Nowadays, there is an array of prescription drugs to manage pain, treat sleeping disorders, and mental health problems such as depression, anxiety and ADD. Although for the most part these medications are needed and are used as prescribed, addiction has unfortunately developed in many instances. Needless to say that the majority of individuals who developed an addiction to the above-mentioned prescription drugs were individuals who primarily used and/or abused opioid painkillers and depressants such as Xanax. As popular as these prescription drugs may be in treating a variety of health issues, how different are from each other are they and why are they so often abused?
Opioids like Morphine, Percocet, Vicodin, and Fentanyl are painkillers and are usually prescribed by doctors to help with the endurance of pain, particularly after surgery. The amount of the drug and the timing for when they’re supposed to be used are closely monitored by the physician because they are highly addictive and most of the time patients need to be weaned off the drug in a timely fashion so as to prevent addiction. When taken, opioids break down and attach to protein in the brain called opioid receptors which can reduce the perception of pain felt by the individual. When these drugs are abused, they can cause a euphoric feeling for a short while, but slowly, the individual will build a tolerance and will need higher doses as the addiction continues. Although many individuals addicted to opioids started using at first for pain management, not everyone who is prescribed these medications becomes addicted. It’s important to always talk to your physician if prescribed these drugs or, when possible, use over the counter painkillers which are non-addictive.
Stimulants boost brain activities and can leave the user feeling alert and even “high”. Stimulants are meant to help with concentration and energy and are often prescribed by doctors to help treat ADHD, narcolepsy, and depression. Individuals who are not diagnosed with any particular disorder may experience different drug effects and when these drugs are abused they can lead to addiction, severe side effects, and even death. Stimulants are used heavily in college settings as ADHD is becoming a commonly diagnosed disorder.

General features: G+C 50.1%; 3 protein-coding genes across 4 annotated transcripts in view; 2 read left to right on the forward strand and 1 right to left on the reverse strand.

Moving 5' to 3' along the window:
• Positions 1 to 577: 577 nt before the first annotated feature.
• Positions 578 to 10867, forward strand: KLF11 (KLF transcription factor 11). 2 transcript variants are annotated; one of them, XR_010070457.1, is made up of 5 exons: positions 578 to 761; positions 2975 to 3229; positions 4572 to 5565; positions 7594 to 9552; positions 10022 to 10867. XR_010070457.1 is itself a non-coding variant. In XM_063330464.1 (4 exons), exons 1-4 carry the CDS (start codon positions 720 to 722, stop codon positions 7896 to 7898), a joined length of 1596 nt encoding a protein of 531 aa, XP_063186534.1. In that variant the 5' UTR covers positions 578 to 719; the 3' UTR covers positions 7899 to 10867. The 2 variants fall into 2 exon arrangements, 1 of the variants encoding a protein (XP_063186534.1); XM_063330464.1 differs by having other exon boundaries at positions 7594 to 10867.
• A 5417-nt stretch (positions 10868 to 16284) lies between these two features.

Depressants are also drugs that are widely prescribed. Drugs like Valium and Xanax are taken with very little attention to how addictive and devastating these drugs can be to our cells and nervous systems. Depressants slow down the nervous system and, if taken in high doses, can cause severe respiratory issues. Many people who take depressants are not diagnosed with any particular disorder and just use the drugs for its calming effects. They don’t realize that the more they use the more tolerance is built, causing them to opt for higher doses, which unfortunately can lead to overdose and death.
Addiction to opioids, stimulants or depressants can be very dangerous. These drugs must always be prescribed by a physician as they often cannot be mixed with other substances and high doses can be addictive and deadly. If you feel you are developing an addiction to certain medications you have been prescribed, don’t hesitate to contact a healthcare professional or addiction specialist. One way to recognize a possible problem is if you are building tolerance and require a higher dosage. Most of the time, when doctors prescribe these medications they prescribed doses that are not addictive or that the user can easily be weaned off. None of these drugs should be discontinued cold turkey as they have dangerous withdrawal symptoms with many needing medical supervised detox if an addiction has developed.
Dr. Balta is the Medical Director at FCR for more than 10 years. Dr. Balta is Board Certified in Psychiatry and Addiction Medicine, Certified Psychoanalyst. As well, as having Psychiatric Training at The Albert Einstein School of Medicine Psychiatric Residency Program In New York City and Psychoanalytic Training at The William Alanson White Institute in New York City. While working in New York City, gained funding Grants for the treatment of Substance Abuse Disorders from SAMHSA , HRSA and the City of New York.